Impress friends and family with fascinating holiday trivia tidbits

December 22, 2005

There's no need for being at a loss for words at the half-dozen or so holiday gatherings you'll be attending this season. As rich as the month of December is in traditions of celebration and libation, it's twice as loaded with fertile sources for entertaining conversation. No other season is as steeped in myths and trivia.


Item: For Jews, Catholics, and pagans, candlelight has long symbolized the lasting power of faith against religious persecution. December without candles would be like summer without sunshine -- candles have a distinguished place in winter's spiritual celebrations.

The Jewish "Festival of the Lights" -- or Chanukah -- marks a miracle said to have happened about a century after Alexander the Great conquered areas of the Middle East. One of Alexander's successors, Antiochus IV, forbade Judaism and tried to destroy the Jewish temple.


The Jews fought and regained their temple, but found that its lamp held but one day's worth of oil. Yet it burned steadily for eight days, enough time to get more oil to keep the lamp continuously burning thereafter.

Jews have celebrated those eight days ever since, lighting Menorah candles every year and gathering with friends and family for food and celebration. This year, Chanukah begins Dec. 25 and ends Jan. 2.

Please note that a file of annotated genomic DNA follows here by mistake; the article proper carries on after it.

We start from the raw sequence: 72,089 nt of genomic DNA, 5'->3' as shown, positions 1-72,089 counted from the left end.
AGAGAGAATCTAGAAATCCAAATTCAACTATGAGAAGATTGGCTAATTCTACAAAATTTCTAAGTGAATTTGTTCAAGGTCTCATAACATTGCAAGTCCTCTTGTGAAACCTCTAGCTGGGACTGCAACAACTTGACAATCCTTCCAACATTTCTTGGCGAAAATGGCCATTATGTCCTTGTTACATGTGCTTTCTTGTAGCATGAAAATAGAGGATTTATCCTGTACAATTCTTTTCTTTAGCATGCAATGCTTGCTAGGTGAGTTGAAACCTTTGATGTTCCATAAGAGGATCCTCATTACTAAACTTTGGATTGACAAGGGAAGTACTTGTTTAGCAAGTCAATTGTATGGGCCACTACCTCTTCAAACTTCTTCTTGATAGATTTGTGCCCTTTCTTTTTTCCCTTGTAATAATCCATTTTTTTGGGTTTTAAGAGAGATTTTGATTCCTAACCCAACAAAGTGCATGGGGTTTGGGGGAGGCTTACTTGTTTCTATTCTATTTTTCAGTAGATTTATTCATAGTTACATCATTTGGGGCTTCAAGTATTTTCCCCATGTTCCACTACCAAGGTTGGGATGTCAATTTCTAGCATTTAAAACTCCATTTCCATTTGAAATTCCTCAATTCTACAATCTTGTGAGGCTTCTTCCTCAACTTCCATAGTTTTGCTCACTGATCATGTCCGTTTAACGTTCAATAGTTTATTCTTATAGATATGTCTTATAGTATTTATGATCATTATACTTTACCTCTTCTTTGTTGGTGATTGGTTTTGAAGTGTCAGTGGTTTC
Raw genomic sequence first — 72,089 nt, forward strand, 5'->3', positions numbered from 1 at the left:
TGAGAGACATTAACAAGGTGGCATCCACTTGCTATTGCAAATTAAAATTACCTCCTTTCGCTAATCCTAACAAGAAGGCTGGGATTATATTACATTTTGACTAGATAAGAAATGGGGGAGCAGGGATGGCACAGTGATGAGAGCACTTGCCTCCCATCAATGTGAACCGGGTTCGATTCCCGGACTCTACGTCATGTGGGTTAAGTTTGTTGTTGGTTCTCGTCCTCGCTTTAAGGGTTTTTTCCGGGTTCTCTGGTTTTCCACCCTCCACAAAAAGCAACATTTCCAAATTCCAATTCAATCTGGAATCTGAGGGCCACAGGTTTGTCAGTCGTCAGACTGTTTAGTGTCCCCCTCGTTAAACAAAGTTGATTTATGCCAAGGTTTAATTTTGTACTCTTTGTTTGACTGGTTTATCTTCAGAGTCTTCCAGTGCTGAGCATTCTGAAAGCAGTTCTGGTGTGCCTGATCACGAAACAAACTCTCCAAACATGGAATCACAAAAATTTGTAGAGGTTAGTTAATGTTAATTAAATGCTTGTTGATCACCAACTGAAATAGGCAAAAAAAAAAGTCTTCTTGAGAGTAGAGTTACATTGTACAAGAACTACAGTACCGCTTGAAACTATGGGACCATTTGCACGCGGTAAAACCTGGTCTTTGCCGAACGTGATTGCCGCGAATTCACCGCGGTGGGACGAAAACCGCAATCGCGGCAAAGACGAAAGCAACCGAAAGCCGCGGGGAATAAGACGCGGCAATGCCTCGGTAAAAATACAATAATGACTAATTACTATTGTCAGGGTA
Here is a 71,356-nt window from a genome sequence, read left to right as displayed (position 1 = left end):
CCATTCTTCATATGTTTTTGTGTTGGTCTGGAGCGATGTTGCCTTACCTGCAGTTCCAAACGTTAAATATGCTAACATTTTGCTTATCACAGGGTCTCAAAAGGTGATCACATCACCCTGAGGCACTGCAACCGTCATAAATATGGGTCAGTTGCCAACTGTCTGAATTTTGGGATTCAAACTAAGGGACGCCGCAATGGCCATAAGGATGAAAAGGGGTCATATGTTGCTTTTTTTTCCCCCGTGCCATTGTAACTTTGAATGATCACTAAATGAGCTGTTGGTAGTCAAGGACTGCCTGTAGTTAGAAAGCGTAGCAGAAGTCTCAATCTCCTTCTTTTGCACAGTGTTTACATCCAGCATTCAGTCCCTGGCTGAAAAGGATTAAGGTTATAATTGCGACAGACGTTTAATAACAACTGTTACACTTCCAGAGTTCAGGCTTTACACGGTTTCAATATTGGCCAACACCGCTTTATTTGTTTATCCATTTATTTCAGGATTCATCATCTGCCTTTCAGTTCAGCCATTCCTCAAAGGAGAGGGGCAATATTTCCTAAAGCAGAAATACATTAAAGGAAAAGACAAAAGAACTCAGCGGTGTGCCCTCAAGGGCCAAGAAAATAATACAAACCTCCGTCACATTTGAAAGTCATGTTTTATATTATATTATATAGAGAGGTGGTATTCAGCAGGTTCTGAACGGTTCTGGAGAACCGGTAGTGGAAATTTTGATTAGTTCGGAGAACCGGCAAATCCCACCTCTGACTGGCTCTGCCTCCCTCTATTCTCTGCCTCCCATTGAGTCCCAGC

Almost as soon as candles were invented, ancients engaged in a form of pagan worship by lighting candles in the dark of winter to help revive the sun. According to some historians, Christian leaders who tried to eliminate the practice soon realized the futility of their attempt and instead incorporated candle burning as part of Christmas celebrations of Christ's arrival as "the way and the light."

In 17th century England, the practice of Catholicism was a crime punishable by death. Undaunted, Catholics used candles to signal from their homes when the coast was clear for priests to come inside and conduct Mass. As with the Jews and the pagans, candlelight for Catholics was as spiritual as it was practical.

Celebrated as a holiday

Christmas was not declared a legal holiday in the United States until 1836, when the State of Alabama made it official. The last state to do so was Oklahoma, in 1907, according to the website

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